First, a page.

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Auckland Council Grapples With Billion-dollar Revenue Challenge

The $450 million hole that COVID-19 has punched in Auckland Council’s finances this year could grow by a further $540 million by 2024 according to a new forecast.

Auckland Mayor Phil Goff says that while New Zealand’s economic picture is currently looking better than was anticipated back in March and April, the COVID-19 situation will continue to impact heavily on council income for at least the next three years.

“About 60 per cent of Auckland Council’s income comes from sources other than rates like concerts and visitor attractions, operations at Ports of Auckland and dividends from Auckland Airport shares.

“These sources have all taken a big hit with both the lockdowns and border closures. If we assume that borders could be closed for another two years, the latest forecast shows we could lose a further half billion dollars over the next three financial years, on top of the $450 million revenue hit in the 2020/2021 financial year.

“Many Aucklanders and Auckland businesses are doing it tough with reduced income. Council is in the same situation of having to do what we need to do with less money than we had planned to have,” Phil Goff says.

“The key to our 10-year Budget will be a clear focus on prioritising the essentials that Aucklanders need and value.

“Councillors made some really tough calls in the Emergency Budget this year because of the city’s reduced income. There was no money to throw around, but we did ensure that we continued to invest strongly in major infrastructure projects and to keep core services running.

“In this 10-year Budget, there will similarly be things that we want to do that won’t be possible in the current financial environment. We will need to prioritise those things that are the most important to do.”

Finance and Performance Committee chair, Councillor Desley Simpson, says, “We now understand the COVID-induced financial emergency that we are currently experiencing will last much longer than the current financial year. We must retain our sharp focus on savings and efficiencies while making difficult choices about what we are able to provide, given this $1 billion economic hit.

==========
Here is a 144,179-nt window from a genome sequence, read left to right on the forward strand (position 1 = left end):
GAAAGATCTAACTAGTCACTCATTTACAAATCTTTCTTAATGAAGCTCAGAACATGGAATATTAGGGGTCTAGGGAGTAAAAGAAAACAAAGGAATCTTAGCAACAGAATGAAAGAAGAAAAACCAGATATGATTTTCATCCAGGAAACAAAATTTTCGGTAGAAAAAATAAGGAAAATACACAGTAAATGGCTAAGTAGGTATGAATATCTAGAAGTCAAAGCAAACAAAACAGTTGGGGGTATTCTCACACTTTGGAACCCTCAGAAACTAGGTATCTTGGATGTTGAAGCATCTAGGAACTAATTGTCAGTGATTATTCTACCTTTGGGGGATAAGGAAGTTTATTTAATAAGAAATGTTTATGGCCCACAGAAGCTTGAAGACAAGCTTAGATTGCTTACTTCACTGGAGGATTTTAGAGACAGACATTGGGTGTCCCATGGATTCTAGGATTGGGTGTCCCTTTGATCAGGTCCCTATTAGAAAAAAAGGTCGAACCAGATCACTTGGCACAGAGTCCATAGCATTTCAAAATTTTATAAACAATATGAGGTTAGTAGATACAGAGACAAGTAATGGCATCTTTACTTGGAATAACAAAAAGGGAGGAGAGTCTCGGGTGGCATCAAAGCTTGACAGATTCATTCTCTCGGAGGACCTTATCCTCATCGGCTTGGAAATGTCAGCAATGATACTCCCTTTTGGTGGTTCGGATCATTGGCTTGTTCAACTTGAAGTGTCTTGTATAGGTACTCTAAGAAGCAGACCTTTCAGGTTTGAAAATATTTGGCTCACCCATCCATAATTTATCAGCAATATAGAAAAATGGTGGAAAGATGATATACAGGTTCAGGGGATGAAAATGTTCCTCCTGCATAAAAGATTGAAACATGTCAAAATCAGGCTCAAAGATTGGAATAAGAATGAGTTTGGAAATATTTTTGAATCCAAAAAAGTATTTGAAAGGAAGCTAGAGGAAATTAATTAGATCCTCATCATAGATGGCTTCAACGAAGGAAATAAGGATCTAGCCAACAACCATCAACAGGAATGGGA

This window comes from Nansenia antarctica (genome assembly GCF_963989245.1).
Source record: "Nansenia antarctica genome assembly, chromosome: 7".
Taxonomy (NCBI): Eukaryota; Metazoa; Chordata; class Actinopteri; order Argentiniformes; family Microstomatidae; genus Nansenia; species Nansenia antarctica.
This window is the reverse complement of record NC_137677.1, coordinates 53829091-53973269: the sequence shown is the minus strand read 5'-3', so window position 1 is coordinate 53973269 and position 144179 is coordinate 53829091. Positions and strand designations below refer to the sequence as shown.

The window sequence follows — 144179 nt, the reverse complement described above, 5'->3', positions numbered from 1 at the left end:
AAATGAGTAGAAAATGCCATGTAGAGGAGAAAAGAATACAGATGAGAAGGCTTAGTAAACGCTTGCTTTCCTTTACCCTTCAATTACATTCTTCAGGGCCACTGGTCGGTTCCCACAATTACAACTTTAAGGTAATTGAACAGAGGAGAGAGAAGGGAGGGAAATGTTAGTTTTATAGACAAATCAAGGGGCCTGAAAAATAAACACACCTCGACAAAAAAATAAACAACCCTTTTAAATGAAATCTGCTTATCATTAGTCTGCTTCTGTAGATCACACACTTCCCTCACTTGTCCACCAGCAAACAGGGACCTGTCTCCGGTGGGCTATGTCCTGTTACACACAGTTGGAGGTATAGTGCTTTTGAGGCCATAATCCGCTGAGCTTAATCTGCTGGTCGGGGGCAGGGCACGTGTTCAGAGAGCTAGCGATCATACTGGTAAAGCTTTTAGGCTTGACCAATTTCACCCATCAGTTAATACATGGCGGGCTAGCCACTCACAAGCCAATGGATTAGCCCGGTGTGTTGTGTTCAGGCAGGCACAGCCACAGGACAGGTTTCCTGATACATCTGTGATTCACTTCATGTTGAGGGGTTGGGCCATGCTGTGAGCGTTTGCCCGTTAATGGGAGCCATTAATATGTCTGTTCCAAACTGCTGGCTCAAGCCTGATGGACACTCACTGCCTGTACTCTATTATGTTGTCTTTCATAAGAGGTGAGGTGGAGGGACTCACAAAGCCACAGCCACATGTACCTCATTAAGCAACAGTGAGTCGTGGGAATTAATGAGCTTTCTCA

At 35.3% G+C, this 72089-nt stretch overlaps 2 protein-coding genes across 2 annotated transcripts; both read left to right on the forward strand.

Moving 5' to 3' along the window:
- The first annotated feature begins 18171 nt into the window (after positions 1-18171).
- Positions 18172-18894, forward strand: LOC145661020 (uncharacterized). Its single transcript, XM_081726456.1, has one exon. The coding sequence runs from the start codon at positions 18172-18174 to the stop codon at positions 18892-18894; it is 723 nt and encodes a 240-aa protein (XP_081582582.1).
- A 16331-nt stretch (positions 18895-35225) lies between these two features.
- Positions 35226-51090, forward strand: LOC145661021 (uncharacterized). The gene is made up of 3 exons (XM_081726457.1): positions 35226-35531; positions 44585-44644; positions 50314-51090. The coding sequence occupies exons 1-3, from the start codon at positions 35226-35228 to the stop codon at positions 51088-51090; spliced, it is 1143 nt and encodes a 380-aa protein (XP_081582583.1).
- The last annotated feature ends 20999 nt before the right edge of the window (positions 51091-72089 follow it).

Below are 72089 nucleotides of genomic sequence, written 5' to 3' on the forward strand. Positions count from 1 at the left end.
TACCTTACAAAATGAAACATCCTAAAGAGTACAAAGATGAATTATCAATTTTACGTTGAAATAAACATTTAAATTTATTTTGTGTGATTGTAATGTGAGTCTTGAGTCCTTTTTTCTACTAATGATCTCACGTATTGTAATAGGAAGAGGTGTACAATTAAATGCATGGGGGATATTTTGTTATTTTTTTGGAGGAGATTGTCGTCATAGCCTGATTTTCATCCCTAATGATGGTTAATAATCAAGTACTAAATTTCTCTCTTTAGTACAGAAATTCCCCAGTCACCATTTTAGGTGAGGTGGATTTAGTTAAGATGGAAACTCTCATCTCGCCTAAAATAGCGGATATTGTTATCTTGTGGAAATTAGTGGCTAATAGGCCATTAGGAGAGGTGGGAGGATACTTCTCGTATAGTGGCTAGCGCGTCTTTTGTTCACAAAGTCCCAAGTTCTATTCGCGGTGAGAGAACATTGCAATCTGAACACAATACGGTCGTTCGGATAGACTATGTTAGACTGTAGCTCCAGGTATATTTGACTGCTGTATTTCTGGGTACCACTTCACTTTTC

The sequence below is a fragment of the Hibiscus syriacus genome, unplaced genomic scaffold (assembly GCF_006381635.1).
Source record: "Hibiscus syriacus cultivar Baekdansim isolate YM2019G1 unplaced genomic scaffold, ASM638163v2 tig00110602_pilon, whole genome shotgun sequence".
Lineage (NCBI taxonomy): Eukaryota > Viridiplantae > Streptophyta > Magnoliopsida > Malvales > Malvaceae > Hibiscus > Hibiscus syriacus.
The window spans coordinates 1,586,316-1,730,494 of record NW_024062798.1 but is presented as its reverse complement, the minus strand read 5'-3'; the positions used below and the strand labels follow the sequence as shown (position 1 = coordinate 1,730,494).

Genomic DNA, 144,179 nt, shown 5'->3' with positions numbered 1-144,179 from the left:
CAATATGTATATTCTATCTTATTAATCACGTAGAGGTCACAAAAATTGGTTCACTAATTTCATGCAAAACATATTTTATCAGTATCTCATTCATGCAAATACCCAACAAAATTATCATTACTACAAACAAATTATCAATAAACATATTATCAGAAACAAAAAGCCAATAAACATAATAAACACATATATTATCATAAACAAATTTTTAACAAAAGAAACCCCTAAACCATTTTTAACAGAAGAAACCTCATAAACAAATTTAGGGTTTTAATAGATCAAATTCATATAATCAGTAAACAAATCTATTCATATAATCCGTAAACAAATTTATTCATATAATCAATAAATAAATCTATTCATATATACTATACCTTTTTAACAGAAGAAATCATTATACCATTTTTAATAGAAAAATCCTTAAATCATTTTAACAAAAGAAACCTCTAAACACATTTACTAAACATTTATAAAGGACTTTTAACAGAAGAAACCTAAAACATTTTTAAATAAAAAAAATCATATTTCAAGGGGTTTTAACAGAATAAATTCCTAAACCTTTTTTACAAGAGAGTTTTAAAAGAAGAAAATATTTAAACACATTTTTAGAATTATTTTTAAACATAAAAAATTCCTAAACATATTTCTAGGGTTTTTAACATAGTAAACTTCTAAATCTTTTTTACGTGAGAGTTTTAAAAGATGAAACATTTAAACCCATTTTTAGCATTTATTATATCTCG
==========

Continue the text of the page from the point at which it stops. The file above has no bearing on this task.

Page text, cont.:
“In the 10-year Budget our challenge will be to maintain our investment in critical infrastructure and services while keeping debt at a sustainable level and developing a practical long-term plan for the future.”

NOTES FOR EDITORS

In July 2020, the council adopted an Emergency Budget for 2020/2021 with a projected reduction in cash operating revenue for the group of around $450 million. At that stage, revenue was projected to recover to close to pre-COVID-19 levels by the following financial year.

The Council’s monthly and quarterly results show that actual revenue is tracking well against those lower revenue projections for 2020/2021 included in the Emergency Budget.

However, the latest projections are that the COVID-19 and other impacts on the council’s revenue will persist for longer than previously anticipated. While the outlook remains uncertain, the indicative magnitude of these impacts on the likely reductions in Council’s cash operating revenue relative to pre-COVID-19 budget projections are as follows:

Financial year Cash revenue impact 
2021/2022 $260m 
2022/2023 $170m 
2023/2024 $110m 

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